Not terribly uplifting language. But to understand it in its context, the Book of Job relates how Job was very faithful to God, and was wealthy with estates and crops and livestock and children….the Old Testament image of a successful person blessed by God. A conversation occurs between God and the devil, in which the devil insists that the only reason Job is so faithful to God is because Job has so many gifts and blessings; the devil claims Job is in love with the gifts, not the Giver.

So the devil is given permission to influence Job’s life – Job loses his riches and his family, but still will not speak out against God – no doubt we’re familiar with the line “the Lord gives and the Lord takes away”…this is where it comes from.

God tells the devil that Job is still faithful and holds him up as an example – but the devil comes back with ‘ Job is only still faithful because he still has his health, and that gift is the only reason Job still praises you…’ so the devil is given permission to further tempt, and this time Job loses his health. And during this time, while he doesn’t praise God, he doesn’t speak out against God, until his friends visit him.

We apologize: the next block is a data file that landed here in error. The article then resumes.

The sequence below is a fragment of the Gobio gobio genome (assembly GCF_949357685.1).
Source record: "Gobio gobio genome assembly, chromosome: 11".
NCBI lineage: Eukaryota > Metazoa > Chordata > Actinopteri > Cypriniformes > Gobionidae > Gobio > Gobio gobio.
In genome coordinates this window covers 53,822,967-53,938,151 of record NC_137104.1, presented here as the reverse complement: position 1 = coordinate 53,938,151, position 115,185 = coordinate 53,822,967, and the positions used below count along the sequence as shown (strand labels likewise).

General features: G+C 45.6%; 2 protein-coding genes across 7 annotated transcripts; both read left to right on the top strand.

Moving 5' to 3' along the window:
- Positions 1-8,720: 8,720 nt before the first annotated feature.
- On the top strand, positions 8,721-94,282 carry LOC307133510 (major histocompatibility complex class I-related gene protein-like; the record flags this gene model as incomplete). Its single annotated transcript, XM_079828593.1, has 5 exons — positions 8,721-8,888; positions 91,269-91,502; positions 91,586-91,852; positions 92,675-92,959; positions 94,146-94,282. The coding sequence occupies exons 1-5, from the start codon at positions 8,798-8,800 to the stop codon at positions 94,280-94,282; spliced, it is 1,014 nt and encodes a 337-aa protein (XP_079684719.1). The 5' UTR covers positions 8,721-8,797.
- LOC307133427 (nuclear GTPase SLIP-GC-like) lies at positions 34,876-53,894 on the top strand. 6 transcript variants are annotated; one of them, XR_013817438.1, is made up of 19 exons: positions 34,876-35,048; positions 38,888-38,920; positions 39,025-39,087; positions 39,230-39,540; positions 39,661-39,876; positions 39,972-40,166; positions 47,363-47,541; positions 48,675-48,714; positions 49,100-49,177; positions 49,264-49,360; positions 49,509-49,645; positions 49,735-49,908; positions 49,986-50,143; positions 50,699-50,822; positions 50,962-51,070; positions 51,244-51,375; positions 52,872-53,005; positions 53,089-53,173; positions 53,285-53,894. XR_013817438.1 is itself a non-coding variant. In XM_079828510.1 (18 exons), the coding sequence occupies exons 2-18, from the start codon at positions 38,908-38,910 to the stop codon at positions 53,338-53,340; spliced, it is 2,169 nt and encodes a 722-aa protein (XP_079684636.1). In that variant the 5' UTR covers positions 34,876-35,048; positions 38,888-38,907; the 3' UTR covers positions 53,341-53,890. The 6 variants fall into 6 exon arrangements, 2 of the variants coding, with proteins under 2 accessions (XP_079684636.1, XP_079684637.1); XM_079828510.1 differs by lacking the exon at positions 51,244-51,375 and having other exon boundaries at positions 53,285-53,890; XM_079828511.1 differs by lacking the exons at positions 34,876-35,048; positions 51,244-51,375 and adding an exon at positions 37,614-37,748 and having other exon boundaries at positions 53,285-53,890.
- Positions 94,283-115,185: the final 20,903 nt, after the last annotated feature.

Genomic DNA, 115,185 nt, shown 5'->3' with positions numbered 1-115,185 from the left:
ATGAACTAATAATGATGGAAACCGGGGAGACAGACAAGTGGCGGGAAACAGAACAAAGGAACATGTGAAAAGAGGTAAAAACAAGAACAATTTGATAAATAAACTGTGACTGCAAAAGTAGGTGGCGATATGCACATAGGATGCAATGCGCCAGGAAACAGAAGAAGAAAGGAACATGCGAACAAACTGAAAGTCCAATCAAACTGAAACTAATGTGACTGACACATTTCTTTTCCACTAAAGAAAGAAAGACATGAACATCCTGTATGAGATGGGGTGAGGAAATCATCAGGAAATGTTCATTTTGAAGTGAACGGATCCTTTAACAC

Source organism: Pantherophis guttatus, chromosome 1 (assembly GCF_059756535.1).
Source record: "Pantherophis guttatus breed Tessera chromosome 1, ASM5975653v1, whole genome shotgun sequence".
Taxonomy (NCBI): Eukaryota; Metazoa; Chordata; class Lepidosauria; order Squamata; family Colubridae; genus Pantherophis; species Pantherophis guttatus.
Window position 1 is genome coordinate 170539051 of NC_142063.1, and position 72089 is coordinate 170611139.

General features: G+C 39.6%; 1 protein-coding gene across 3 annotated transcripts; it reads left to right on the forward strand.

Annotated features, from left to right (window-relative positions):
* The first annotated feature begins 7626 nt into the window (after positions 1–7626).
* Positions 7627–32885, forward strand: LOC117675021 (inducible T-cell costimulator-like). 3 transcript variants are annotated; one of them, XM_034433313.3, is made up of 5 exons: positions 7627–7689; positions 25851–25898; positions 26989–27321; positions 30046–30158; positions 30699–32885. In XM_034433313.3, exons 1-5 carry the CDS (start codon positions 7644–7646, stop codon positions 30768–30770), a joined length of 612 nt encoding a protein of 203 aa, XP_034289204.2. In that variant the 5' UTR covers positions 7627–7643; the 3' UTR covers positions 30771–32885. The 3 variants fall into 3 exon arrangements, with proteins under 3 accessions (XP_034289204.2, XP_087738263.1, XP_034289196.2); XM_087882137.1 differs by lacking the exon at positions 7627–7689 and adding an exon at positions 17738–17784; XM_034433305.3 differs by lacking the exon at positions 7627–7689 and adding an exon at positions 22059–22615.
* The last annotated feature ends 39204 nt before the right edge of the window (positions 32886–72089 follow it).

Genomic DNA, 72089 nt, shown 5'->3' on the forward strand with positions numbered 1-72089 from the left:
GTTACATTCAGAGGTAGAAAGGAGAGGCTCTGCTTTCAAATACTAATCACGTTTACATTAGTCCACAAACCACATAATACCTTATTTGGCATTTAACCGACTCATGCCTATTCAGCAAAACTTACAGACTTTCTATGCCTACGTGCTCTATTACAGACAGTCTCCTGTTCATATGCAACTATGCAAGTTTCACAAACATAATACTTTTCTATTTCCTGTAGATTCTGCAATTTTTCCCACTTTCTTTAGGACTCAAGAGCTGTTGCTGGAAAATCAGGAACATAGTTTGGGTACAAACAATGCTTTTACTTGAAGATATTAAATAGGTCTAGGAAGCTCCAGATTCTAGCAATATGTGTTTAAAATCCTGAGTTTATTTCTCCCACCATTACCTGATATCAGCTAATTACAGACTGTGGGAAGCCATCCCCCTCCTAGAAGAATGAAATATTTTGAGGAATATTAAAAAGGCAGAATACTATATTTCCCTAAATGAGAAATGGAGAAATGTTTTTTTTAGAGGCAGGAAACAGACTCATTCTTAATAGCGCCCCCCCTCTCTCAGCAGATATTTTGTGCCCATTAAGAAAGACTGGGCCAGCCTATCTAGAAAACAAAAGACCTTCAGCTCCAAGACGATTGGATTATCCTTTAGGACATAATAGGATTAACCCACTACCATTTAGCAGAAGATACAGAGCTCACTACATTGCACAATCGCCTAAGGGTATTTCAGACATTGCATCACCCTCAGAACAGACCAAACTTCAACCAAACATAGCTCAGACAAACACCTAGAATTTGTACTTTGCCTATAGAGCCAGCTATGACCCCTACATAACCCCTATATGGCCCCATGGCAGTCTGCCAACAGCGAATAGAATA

These friends could be looked at as our own society. They focus on the loss of gifts, as if these are the only measure of God’s love for Job. They speak out in judgment, trying to rationalize why Job is suffering….maybe he did something wrong and God is punishing Job, or maybe Job should question God or maybe demand an explanation from God……and eventually, Job agrees and demands to know from God why he has lost all of the gifts he once had….

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The dialogue between God and Job gives much food for thought…..it begins with God saying ‘who is this who darkens my counsel….” I will answer your question if you answer mine first…where were you when I laid the foundation of the universe? Where were you when I created all things? Was it you that I sought advice from before creating life?..and on it goes for several chapters.

The dialogue eventually ends with Job basically saying ‘You’re right God…you are God, not me, and you create and build for your own purpose, not mine. Thanks for gifts you did give me – all I ever had, I received from You in the first place.